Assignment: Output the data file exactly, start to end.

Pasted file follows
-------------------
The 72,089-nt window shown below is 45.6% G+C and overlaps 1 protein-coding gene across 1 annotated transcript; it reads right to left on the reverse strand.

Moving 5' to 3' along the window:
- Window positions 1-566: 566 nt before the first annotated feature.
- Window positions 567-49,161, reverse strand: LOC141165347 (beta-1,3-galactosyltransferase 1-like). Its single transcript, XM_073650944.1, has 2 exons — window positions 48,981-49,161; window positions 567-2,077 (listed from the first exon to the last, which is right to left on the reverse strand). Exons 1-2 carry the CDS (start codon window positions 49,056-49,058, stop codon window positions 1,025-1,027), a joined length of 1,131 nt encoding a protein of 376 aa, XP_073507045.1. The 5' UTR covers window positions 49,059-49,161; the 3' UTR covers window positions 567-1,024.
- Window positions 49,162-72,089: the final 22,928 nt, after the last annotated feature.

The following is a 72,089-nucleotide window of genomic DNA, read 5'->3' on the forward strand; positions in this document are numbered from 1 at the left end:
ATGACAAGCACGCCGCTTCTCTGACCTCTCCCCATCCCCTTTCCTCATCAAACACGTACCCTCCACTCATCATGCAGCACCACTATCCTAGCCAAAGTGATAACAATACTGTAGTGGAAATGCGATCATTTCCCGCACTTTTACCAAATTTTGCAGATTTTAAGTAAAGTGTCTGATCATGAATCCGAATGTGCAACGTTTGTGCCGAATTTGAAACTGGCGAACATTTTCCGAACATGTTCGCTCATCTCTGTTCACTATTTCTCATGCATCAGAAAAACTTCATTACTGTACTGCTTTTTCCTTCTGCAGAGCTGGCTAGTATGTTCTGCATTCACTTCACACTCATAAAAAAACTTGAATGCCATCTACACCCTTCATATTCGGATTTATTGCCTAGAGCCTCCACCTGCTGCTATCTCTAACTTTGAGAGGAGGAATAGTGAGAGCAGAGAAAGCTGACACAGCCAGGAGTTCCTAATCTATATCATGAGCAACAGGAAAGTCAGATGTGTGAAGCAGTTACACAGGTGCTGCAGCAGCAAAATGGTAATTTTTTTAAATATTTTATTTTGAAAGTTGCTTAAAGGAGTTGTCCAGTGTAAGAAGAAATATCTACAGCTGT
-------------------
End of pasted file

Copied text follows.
The 72,089-nt window shown below is 45.6% G+C and overlaps 1 protein-coding gene across 1 annotated transcript; it reads right to left on the reverse strand.

Moving 5' to 3' along the window:
- Window positions 1-566: 566 nt before the first annotated feature.
- Window positions 567-49,161, reverse strand: LOC141165347 (beta-1,3-galactosyltransferase 1-like). Its single transcript, XM_073650944.1, has 2 exons — window positions 48,981-49,161; window positions 567-2,077 (listed from the first exon to the last, which is right to left on the reverse strand). Exons 1-2 carry the CDS (start codon window positions 49,056-49,058, stop codon window positions 1,025-1,027), a joined length of 1,131 nt encoding a protein of 376 aa, XP_073507045.1. The 5' UTR covers window positions 49,059-49,161; the 3' UTR covers window positions 567-1,024.
- Window positions 49,162-72,089: the final 22,928 nt, after the last annotated feature.

The following is a 72,089-nucleotide window of genomic DNA, read 5'->3' on the forward strand; positions in this document are numbered from 1 at the left end:
ATGACAAGCACGCCGCTTCTCTGACCTCTCCCCATCCCCTTTCCTCATCAAACACGTACCCTCCACTCATCATGCAGCACCACTATCCTAGCCAAAGTGATAACAATACTGTAGTGGAAATGCGATCATTTCCCGCACTTTTACCAAATTTTGCAGATTTTAAGTAAAGTGTCTGATCATGAATCCGAATGTGCAACGTTTGTGCCGAATTTGAAACTGGCGAACATTTTCCGAACATGTTCGCTCATCTCTGTTCACTATTTCTCATGCATCAGAAAAACTTCATTACTGTACTGCTTTTTCCTTCTGCAGAGCTGGCTAGTATGTTCTGCATTCACTTCACACTCATAAAAAAACTTGAATGCCATCTACACCCTTCATATTCGGATTTATTGCCTAGAGCCTCCACCTGCTGCTATCTCTAACTTTGAGAGGAGGAATAGTGAGAGCAGAGAAAGCTGACACAGCCAGGAGTTCCTAATCTATATCATGAGCAACAGGAAAGTCAGATGTGTGAAGCAGTTACACAGGTGCTGCAGCAGCAAAATGGTAATTTTTTTAAATATTTTATTTTGAAAGTTGCTTAAAGGAGTTGTCCAGTGTAAGAAGAAATATCTACAGCTGT